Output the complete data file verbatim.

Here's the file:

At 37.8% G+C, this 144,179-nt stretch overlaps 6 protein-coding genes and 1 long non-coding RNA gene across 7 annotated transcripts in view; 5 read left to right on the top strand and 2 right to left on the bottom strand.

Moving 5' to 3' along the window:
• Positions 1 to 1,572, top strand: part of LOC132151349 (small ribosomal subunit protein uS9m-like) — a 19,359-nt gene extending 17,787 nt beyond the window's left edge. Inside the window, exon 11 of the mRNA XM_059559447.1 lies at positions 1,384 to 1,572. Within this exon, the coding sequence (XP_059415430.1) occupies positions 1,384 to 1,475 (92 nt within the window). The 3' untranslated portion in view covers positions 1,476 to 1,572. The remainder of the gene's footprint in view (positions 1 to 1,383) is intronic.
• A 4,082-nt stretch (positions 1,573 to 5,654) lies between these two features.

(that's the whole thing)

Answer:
At 37.8% G+C, this 144,179-nt stretch overlaps 6 protein-coding genes and 1 long non-coding RNA gene across 7 annotated transcripts in view; 5 read left to right on the top strand and 2 right to left on the bottom strand.

Moving 5' to 3' along the window:
• Positions 1 to 1,572, top strand: part of LOC132151349 (small ribosomal subunit protein uS9m-like) — a 19,359-nt gene extending 17,787 nt beyond the window's left edge. Inside the window, exon 11 of the mRNA XM_059559447.1 lies at positions 1,384 to 1,572. Within this exon, the coding sequence (XP_059415430.1) occupies positions 1,384 to 1,475 (92 nt within the window). The 3' untranslated portion in view covers positions 1,476 to 1,572. The remainder of the gene's footprint in view (positions 1 to 1,383) is intronic.
• A 4,082-nt stretch (positions 1,573 to 5,654) lies between these two features.